“Why don’t I swim as fast in the open water as I do in the pool?” This is a question I hear all the time. You’d think that by adding a wetsuit, which is not only more buoyant but also faster than skin in the water, would make you even faster than your pool pace. And you’d be correct, it should. But open water is different than a calm lane at your local YMCA. It moves. Whether it’s a current, wind, the change in tide,… there are many factors to consider. Here are a few.
If you live in the US, you most likely swim in a 25 yard pool. And although most triathletes aren’t amazing at flip turns and underwaters, we still benefit from the turns. Not only do you receive a little break for your arms, but you also get to push yourself back up to speed off the wall, In fact, the push off the wall is likely the fastest portion of your swim across the pool. We certainly do not benefit from this in the open water. Something I often tell my athletes is that we are only as fast in open water as the slowest point in our swim across the 25 yard pool. Don’t believe me? Try getting into a 50 meter long course pool and see how you feel after 100m.
Glide vs Turnover
In the pool, having a nice and long gliding swim stroke can be beneficial. You can lower your stroke rate, glide out front, and really focus on being long and efficient in the water because the only thing slowing you down is the water in front of you. You can see the lane line at the bottom to assure you are swimming straight, and there isn’t a current pushing you one way or the other. In open water, aside from a rare extremely calm day, this is not the case. The water moves and you can’t rely on a long glide that produces dead spots in your stroke. I find that for most athletes the key to a faster OWS is to increase their turnover. The best way to do this is the eliminate the time spent out front, reaching and pausing. Instead, I encourage them to get into their catch as early as possible. As far as I’m concerned, the more pulls the better when in open water. The worse the conditions, the more-so this rule applies.
Whether it’s a beach start, Aussie exit, mass start, or multiple looped course, spending some time doing practice that is SPECIFIC to your event will benefit you greatly. Also it is more than likely that your competitors did not take the time to do this, giving you a big advantage and level of comfort during one of the more anxiety filled parts of the race.
If the swim is wetsuit legal, a huge benefit will be a natural improvement to your body position. However, this does not mean you can just throw on the wetsuit and magically see huge gains or an easier movement through the water. Your balance is going to be completely different than when you are swimming in a pool without a wetsuit. So you’re going to need to adjust how you hold your body in order to make sure you are using that benefit to swim faster, rather than to simply not kick or rotate. Practice in the open water with a wetsuit is key to dialing in this body position.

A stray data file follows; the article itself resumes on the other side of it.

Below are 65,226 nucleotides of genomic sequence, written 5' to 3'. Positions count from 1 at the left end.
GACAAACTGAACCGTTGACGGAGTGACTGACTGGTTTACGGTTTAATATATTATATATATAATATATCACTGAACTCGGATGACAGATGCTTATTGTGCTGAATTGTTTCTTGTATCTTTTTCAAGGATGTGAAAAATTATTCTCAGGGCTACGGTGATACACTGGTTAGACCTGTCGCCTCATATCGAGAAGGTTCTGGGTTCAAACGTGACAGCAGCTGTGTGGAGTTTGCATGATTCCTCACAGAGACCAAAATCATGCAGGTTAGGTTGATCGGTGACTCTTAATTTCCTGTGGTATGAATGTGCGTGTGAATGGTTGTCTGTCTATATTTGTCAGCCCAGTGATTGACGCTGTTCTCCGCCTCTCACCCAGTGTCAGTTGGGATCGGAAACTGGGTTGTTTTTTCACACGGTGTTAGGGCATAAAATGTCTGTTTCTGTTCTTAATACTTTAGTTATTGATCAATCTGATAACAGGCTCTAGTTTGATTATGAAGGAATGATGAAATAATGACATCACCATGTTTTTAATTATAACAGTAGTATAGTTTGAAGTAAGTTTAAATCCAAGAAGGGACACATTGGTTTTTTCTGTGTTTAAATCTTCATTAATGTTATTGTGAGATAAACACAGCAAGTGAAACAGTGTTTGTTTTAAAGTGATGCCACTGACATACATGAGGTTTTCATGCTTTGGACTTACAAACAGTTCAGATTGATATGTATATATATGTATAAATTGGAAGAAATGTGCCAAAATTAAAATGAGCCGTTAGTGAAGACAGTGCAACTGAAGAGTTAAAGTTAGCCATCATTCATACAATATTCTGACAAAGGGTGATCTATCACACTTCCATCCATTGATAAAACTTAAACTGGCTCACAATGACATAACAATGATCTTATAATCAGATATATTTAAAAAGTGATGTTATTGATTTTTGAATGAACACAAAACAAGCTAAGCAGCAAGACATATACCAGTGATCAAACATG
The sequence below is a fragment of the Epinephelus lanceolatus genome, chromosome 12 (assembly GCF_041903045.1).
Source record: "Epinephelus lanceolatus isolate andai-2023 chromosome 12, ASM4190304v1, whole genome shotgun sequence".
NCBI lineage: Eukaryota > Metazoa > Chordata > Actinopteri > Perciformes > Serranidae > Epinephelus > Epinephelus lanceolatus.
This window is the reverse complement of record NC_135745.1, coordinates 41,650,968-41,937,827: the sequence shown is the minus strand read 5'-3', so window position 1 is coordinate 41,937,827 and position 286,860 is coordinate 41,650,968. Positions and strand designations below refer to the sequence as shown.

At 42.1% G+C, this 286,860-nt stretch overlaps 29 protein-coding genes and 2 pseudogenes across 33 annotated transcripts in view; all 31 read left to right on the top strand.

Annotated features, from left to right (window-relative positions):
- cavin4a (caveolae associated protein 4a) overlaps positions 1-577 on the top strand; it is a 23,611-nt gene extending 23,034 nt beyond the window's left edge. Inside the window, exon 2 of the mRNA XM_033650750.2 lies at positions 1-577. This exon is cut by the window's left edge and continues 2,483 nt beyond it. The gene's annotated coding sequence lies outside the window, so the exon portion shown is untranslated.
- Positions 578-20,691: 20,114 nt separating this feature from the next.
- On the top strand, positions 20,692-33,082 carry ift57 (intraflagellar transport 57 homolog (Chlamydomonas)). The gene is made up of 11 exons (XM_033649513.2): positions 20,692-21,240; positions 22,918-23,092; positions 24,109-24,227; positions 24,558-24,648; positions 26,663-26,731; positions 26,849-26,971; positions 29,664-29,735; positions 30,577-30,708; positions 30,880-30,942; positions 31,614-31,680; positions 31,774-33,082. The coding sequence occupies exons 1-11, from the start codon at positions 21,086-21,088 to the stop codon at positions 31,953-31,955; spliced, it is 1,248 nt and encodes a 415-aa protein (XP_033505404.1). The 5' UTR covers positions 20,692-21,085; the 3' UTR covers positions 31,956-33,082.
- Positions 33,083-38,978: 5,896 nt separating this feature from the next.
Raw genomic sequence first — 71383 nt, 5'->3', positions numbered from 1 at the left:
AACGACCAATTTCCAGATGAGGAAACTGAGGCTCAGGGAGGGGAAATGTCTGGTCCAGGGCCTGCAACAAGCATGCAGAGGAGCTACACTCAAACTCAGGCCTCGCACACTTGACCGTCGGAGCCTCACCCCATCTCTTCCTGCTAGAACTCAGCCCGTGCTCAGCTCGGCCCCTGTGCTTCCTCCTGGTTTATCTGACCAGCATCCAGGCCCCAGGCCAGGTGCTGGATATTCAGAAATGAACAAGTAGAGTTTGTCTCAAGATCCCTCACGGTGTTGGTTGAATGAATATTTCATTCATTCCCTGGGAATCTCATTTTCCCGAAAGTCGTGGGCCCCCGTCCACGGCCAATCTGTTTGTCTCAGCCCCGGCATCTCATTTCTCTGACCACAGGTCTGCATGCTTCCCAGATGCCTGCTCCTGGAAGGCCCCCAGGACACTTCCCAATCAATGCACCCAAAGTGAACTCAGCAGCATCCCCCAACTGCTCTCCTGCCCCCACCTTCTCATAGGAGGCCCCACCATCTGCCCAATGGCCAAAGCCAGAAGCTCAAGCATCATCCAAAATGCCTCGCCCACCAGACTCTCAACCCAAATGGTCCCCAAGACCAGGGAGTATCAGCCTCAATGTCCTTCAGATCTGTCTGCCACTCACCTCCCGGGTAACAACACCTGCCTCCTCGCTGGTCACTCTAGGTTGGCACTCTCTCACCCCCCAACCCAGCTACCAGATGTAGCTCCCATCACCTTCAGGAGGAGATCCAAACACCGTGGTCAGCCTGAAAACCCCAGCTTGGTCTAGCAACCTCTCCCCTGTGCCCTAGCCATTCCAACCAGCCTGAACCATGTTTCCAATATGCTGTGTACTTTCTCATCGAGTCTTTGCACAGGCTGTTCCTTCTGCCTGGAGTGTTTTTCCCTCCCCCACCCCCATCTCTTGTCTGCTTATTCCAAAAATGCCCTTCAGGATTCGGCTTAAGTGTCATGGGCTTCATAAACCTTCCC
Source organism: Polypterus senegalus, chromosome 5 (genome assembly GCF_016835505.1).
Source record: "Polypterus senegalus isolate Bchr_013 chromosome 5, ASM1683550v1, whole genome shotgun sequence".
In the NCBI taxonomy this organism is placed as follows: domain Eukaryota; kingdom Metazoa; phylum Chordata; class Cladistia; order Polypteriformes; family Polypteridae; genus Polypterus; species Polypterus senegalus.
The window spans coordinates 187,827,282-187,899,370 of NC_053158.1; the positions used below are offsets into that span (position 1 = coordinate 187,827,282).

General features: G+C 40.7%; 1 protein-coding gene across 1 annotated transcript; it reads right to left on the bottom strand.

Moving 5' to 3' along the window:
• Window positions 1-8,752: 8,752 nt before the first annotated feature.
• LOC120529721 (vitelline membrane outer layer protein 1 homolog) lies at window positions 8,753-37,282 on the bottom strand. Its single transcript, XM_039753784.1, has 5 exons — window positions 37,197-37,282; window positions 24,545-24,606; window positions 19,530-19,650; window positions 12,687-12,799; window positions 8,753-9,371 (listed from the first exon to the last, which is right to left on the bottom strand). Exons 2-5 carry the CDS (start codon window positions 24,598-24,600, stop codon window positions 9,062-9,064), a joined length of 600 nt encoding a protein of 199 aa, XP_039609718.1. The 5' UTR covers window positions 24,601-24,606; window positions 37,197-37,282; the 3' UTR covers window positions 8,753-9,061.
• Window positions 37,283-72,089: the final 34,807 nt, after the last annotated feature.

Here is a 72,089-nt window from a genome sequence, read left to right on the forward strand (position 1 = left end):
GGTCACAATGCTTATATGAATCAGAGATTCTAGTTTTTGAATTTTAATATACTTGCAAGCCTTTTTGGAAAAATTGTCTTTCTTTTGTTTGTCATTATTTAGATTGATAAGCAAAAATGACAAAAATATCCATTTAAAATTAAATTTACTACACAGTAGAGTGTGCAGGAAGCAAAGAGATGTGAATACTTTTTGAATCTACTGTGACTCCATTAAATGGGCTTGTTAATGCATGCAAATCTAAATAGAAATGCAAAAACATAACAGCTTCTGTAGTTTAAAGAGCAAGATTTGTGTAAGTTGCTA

That’s right, there is no lane line at the bottom of the lake, river, or ocean you are swimming in. One of the main reasons people tend to swim slower is due to zig zagging their way from buoy to buoy. Sighting is a key factor in not only swimming straight to cover the minimum distance necessary, but it’s also a crucial part of what could be slowing you down if not done properly. Sighting the buoy should be incorporated into your swim stroke in a way that has minimal effect on your body position. However, lifting your head is always going to drop your hips. So how you return to a balanced body position after the sight is key to maintaining speed. I like to have athletes set a rhythm with their sighting, maybe every 6-8 strokes depending on the conditions. This is also something you can practice in the pool, which I highly suggest.
As they say, practice makes perfect. You can’t expect to show up on race day and do something that you haven’t done in training. Even the best of pool swimmers need to spend time in open water to learn the skills necessary to translate their talents to the race. Swimming in open water is not an easy thing to just jump into. It can be scary for beginners and dangerous when solo. I highly suggest getting someone who can provide support via a kayak, SUP, or boat. Even better, join a local group that gets out for open water swim training regularly. Our athletes at Team PBC swim together nearly every week at one of Madison’s local lakes, with a coach on deck for tips, drills, training direction, and safety. If you’re interested in joining or learning more, contact us!